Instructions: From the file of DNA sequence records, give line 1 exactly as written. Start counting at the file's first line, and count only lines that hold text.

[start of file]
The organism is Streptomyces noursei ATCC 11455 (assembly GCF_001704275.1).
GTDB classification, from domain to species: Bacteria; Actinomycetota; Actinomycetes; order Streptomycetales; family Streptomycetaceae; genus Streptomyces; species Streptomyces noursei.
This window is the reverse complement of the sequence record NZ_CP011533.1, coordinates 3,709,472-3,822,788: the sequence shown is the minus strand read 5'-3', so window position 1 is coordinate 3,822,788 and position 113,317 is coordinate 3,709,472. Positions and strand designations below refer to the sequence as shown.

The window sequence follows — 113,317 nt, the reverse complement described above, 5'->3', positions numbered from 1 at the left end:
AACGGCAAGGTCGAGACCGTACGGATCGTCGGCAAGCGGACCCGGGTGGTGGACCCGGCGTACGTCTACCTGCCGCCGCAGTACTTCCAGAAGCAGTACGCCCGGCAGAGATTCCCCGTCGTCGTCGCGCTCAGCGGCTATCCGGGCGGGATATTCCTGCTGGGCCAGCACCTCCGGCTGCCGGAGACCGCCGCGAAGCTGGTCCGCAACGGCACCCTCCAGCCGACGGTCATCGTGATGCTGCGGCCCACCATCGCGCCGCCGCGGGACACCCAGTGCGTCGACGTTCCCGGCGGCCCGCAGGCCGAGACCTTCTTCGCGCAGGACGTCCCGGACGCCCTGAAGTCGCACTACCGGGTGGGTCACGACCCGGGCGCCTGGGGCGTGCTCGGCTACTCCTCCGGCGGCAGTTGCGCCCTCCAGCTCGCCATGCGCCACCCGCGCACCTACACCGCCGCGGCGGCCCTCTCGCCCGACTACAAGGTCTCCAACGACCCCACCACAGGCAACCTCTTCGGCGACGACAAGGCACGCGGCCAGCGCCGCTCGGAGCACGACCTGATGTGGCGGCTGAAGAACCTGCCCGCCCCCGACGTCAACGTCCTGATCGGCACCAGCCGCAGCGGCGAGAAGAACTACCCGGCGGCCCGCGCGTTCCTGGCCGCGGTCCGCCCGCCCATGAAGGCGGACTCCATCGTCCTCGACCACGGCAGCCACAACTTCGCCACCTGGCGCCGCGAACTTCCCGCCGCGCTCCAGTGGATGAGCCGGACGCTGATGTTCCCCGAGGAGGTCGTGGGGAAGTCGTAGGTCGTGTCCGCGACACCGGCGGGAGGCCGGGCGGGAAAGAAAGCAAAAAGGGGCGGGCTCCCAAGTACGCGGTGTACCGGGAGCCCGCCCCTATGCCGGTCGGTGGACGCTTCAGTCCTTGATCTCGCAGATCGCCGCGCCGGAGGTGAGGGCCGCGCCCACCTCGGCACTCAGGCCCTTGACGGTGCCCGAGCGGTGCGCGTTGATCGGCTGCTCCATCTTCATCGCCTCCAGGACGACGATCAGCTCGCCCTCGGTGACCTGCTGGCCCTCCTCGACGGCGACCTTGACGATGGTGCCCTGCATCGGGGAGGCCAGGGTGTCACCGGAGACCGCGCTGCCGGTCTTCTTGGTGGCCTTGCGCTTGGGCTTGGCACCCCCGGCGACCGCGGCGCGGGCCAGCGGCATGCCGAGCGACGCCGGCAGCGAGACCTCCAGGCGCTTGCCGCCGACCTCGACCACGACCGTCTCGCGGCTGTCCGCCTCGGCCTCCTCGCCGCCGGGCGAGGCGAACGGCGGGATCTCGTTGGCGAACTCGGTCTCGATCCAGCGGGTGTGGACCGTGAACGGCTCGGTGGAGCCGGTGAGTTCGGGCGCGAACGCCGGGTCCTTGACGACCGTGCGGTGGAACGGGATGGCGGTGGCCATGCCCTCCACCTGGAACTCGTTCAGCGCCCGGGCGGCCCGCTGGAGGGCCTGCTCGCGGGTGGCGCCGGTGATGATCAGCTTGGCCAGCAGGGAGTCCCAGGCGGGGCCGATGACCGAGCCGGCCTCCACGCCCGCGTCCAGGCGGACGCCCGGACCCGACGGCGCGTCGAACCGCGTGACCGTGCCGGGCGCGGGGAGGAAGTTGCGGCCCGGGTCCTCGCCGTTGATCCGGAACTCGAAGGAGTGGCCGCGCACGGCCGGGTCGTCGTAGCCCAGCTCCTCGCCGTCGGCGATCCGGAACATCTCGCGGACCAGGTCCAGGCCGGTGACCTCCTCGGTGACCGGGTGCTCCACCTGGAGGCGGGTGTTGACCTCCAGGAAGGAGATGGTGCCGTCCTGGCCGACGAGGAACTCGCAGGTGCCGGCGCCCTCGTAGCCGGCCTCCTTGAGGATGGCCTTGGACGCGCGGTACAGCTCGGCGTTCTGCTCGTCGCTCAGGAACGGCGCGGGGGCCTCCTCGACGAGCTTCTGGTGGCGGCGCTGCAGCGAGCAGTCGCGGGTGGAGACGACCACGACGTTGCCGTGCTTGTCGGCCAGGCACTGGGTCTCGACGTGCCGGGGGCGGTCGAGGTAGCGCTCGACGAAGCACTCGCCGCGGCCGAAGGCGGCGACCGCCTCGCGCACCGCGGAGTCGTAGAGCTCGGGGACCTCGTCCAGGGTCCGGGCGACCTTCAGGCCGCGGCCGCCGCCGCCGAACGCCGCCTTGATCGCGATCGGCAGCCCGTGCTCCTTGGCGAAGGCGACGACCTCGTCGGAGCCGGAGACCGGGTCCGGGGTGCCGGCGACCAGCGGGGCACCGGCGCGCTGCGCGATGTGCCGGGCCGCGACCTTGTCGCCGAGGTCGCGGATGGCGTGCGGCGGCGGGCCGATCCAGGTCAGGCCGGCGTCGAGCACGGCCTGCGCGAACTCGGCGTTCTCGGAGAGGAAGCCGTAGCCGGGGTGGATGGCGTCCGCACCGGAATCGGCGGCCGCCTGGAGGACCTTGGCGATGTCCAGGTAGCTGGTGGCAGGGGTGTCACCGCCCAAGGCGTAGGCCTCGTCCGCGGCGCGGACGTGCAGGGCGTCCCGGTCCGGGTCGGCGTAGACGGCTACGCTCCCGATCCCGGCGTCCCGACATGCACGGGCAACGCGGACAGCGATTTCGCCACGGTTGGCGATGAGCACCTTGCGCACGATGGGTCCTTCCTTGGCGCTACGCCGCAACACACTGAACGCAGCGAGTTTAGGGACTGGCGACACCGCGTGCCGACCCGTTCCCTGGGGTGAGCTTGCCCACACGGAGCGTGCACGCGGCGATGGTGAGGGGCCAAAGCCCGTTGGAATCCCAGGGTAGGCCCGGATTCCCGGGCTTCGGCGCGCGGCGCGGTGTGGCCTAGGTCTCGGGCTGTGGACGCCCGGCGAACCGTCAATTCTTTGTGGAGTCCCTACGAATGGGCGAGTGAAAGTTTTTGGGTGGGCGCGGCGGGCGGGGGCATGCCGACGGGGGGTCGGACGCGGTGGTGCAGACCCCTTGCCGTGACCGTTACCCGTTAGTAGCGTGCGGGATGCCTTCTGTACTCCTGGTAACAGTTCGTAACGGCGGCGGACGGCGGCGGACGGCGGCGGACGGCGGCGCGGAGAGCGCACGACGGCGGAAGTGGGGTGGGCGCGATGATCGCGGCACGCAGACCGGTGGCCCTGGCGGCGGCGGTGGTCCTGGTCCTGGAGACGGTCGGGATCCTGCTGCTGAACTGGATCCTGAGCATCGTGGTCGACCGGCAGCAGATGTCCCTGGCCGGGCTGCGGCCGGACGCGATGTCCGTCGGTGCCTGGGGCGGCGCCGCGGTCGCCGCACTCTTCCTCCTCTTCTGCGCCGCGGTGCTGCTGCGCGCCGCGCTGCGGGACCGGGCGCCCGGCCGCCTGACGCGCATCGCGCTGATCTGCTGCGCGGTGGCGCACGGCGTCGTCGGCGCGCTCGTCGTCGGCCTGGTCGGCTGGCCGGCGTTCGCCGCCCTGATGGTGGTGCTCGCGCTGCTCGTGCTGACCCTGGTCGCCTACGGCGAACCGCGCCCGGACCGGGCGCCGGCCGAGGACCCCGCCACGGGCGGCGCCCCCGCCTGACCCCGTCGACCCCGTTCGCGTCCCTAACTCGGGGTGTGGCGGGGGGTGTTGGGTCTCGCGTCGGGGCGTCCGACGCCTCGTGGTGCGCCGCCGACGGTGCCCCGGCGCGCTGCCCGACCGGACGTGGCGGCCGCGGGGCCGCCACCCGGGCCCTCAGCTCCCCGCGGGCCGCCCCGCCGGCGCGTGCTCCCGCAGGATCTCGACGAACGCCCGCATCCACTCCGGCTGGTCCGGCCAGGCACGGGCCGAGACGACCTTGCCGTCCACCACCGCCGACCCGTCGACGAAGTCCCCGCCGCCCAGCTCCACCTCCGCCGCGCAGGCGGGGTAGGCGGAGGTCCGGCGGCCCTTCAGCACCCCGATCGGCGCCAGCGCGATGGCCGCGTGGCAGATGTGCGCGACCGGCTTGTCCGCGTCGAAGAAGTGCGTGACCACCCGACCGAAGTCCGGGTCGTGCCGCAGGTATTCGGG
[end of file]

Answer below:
The organism is Streptomyces noursei ATCC 11455 (assembly GCF_001704275.1).